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Trekking Poles Will Make Your Life Better... And Your Triceps Sexier.

CHILE | Friday, 6 March 2015 | Views [501]

Five boyfriends ago, I used to think that walking sticks -- err, trekking poles -- were dorky, overpriced and pointless. I'm not old, so why do I need sticks to help me hike?

But then he invited me on a backpacking trip, and he convinced me not to knock it till I've tried it. So I tried it.

Trekking (Poles) in Torres del Paine

 

I can admit when I'm wrong. And I was very, very wrong. The trekking polessuper helped. Specifically, they helped me:

  1. Save energy going uphill by allowing my to shift some of the work from my legs to my arms. Even just a few pounds really makes a difference.
  2. Save my knees going downhill. For me, walking downhill has always been more difficult than going uphill. When climbing, I feel this intense,ROOOOOAR! I'm kicking ass! sort of thing. My muscles are burning, and it feels good. Descending just sort of hurts. Probably because I, like most people, think of going downhill as sort of an easy break time -- but it's actually really strengthy. Think about doing a squat. The going down part isn't easier than the going up part. It's just different muscles. It's the same when you're hiking down a hill -- except with hiking, it's easy to just let gravity push you as you passively (or exhaustedly) absorb shock with your joints instead of your muscles. Trekking poles help with that. Trust me -- at the end of the day, your knees will feel better.
  3. Cross creeks and rivers. When you're walking on slippery sticks and rocks and whatever else, and you can't really see exactly what's going on under your feet, and the rushing water is keeping you a little off-balance, you'll be really glad you've got at least one pole for support. 

Day 3 of the W Trek - Torres del Paine, Chile

4. Improve my posture. I'm not sure exactly why, but my posture is alwaysbetter when I use trekking poles. Maybe something to do with having my elbows bent at 90-degrees while grasping something that's a fixed height? Or a mindfulness thing? Whatever the reason, I'm glad for it. Especially when I have a heavy pack, and it's so easy to slump or lean forward (which can cause all sorts of body problems). Plus, I think there's a big psychological boost to just owning a hill with a beautiful, upright posture.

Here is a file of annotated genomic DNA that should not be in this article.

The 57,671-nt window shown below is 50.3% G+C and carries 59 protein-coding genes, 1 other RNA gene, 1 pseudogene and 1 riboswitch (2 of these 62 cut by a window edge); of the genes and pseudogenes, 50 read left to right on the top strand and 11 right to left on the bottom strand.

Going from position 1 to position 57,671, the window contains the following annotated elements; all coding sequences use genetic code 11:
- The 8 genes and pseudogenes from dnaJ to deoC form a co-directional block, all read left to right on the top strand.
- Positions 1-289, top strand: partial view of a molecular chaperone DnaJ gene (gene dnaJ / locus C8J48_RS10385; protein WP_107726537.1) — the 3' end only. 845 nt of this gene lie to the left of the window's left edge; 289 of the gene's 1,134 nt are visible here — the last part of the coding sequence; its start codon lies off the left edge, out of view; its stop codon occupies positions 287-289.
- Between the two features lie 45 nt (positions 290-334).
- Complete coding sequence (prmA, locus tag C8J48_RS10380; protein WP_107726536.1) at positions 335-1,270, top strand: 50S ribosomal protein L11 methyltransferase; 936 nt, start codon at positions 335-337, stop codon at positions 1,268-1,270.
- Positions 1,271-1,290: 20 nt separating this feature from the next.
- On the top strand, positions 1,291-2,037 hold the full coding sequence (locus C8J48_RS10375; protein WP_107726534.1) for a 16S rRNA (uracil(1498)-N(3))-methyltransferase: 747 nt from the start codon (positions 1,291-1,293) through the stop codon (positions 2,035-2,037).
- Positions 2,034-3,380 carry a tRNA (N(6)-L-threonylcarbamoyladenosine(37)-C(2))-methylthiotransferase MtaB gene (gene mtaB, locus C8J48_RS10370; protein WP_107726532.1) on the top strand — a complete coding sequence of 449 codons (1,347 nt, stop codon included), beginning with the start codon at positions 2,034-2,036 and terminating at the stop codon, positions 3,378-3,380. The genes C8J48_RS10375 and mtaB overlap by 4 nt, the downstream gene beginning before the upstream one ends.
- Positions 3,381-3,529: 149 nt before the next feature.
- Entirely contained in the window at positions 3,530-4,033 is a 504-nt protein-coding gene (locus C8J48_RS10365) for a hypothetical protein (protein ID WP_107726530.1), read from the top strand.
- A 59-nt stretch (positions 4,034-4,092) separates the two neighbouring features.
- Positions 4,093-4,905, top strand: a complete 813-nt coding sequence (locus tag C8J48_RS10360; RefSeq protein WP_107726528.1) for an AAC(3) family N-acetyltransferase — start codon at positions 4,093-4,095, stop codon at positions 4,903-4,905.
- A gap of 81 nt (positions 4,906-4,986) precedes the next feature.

5. Catapult myself over puddles. It's a fun way to keep your feet dry without causing erosion. Allow me to demonstrate:

Trekking Poles 101: The Catapult

Unleash your inner pole vaulter...

And that was all before I started using my poles properly. 

Trekking poles typically have a telescoping design with some sort of locking mechanism. This allows you to adjust the length. Your arms should be bent at about 90-degrees when you walk for maximum power. 

The Right Way to Hold Trekking Poles

 

They also have wrist straps around the handle. Until a few weeks ago, I wasn't sure what they were for. So you wouldn't drop them? So you can let go of the stick without it falling to the ground when you need your hands?

But then I noticed that the straps on my Leki Trail Antishock Trekking Poles(which I'm linking to because I highly recommend them -- they're light but sturdy, durable, collapsible and very easily adjustable. I've had them for years without any problems, and I'm not even the original owner. But if you're looking for something cheap, try the Cascade Mountain Tech Carbon Fiber Trekking Poles -- they're nice, light and only $29.99) were adjustable. Butwhy??

After some experimenting, I discovered that you can use wrist straps like a springboard to get even more power out of your arms! It's sort of like how bikers clip their feet into the pedals, which allows them to get power on both the push down and the pull back up.

Adjust them to be loose enough that you can easily get your hands through, but snug enough that you can push against them without changing your grip on the pole. Then, as you're walking (left pole forward with right foot and vice versa),follow through! Even if your body has passed your elbow, keep pushing off the pole until your triceps are fully contracted.

 

Trekking Poles 102: The follow-through

I started doing this, and noticed an immediate effect on my speed and endurance going uphill. Later that day, I also noticed that my triceps felt great. And I developed a hypothesis that any woman who uses trekking poles religiously will end up with Michelle Obama arms.  

Or, at the very least, she'll increase her endurance and have happier knees at the end of the day.

Happy hiking!

Tags: backpacking, gear, torres del paine, trekking

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